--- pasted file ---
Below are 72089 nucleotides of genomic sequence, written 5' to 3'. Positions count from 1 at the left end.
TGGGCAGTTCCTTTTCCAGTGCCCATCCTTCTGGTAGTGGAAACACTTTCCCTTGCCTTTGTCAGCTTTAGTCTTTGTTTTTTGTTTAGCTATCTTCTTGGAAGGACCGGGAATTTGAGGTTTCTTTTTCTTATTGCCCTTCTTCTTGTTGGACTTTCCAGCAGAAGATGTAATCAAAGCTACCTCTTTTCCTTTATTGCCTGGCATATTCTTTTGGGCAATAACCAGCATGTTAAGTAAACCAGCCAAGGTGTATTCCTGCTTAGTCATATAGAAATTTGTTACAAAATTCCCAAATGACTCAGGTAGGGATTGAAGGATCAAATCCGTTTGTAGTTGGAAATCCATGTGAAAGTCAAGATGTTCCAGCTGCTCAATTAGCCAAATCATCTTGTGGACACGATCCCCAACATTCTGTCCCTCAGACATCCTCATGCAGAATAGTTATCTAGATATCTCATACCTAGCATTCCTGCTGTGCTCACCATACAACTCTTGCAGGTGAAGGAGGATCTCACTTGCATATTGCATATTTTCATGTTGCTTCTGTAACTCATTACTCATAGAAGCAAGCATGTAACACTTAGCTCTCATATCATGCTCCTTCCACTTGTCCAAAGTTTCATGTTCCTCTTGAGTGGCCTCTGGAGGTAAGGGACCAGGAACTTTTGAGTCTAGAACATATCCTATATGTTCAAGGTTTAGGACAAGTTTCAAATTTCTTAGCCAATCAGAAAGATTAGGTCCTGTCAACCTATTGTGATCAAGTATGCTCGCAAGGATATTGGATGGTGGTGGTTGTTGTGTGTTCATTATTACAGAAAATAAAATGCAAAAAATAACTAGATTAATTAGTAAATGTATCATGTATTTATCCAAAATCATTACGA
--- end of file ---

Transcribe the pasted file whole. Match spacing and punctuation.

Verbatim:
Below are 72089 nucleotides of genomic sequence, written 5' to 3'. Positions count from 1 at the left end.
TGGGCAGTTCCTTTTCCAGTGCCCATCCTTCTGGTAGTGGAAACACTTTCCCTTGCCTTTGTCAGCTTTAGTCTTTGTTTTTTGTTTAGCTATCTTCTTGGAAGGACCGGGAATTTGAGGTTTCTTTTTCTTATTGCCCTTCTTCTTGTTGGACTTTCCAGCAGAAGATGTAATCAAAGCTACCTCTTTTCCTTTATTGCCTGGCATATTCTTTTGGGCAATAACCAGCATGTTAAGTAAACCAGCCAAGGTGTATTCCTGCTTAGTCATATAGAAATTTGTTACAAAATTCCCAAATGACTCAGGTAGGGATTGAAGGATCAAATCCGTTTGTAGTTGGAAATCCATGTGAAAGTCAAGATGTTCCAGCTGCTCAATTAGCCAAATCATCTTGTGGACACGATCCCCAACATTCTGTCCCTCAGACATCCTCATGCAGAATAGTTATCTAGATATCTCATACCTAGCATTCCTGCTGTGCTCACCATACAACTCTTGCAGGTGAAGGAGGATCTCACTTGCATATTGCATATTTTCATGTTGCTTCTGTAACTCATTACTCATAGAAGCAAGCATGTAACACTTAGCTCTCATATCATGCTCCTTCCACTTGTCCAAAGTTTCATGTTCCTCTTGAGTGGCCTCTGGAGGTAAGGGACCAGGAACTTTTGAGTCTAGAACATATCCTATATGTTCAAGGTTTAGGACAAGTTTCAAATTTCTTAGCCAATCAGAAAGATTAGGTCCTGTCAACCTATTGTGATCAAGTATGCTCGCAAGGATATTGGATGGTGGTGGTTGTTGTGTGTTCATTATTACAGAAAATAAAATGCAAAAAATAACTAGATTAATTAGTAAATGTATCATGTATTTATCCAAAATCATTACGA